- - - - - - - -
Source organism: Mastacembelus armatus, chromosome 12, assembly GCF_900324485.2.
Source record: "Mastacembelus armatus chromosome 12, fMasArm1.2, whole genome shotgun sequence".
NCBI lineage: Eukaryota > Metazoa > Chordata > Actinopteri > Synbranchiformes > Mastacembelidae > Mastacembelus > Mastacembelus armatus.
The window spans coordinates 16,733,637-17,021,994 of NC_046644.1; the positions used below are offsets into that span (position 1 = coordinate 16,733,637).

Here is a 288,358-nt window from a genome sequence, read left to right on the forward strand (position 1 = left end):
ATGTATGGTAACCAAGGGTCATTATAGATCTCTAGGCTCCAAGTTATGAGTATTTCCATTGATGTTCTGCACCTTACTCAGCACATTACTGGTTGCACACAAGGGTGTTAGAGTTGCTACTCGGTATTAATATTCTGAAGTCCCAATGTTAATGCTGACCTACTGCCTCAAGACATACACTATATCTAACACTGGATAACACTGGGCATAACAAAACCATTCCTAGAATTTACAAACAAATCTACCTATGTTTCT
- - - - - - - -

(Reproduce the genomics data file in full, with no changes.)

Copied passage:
Source organism: Mastacembelus armatus, chromosome 12, assembly GCF_900324485.2.
Source record: "Mastacembelus armatus chromosome 12, fMasArm1.2, whole genome shotgun sequence".
NCBI lineage: Eukaryota > Metazoa > Chordata > Actinopteri > Synbranchiformes > Mastacembelidae > Mastacembelus > Mastacembelus armatus.
The window spans coordinates 16,733,637-17,021,994 of NC_046644.1; the positions used below are offsets into that span (position 1 = coordinate 16,733,637).

Here is a 288,358-nt window from a genome sequence, read left to right on the forward strand (position 1 = left end):
ATGTATGGTAACCAAGGGTCATTATAGATCTCTAGGCTCCAAGTTATGAGTATTTCCATTGATGTTCTGCACCTTACTCAGCACATTACTGGTTGCACACAAGGGTGTTAGAGTTGCTACTCGGTATTAATATTCTGAAGTCCCAATGTTAATGCTGACCTACTGCCTCAAGACATACACTATATCTAACACTGGATAACACTGGGCATAACAAAACCATTCCTAGAATTTACAAACAAATCTACCTATGTTTCT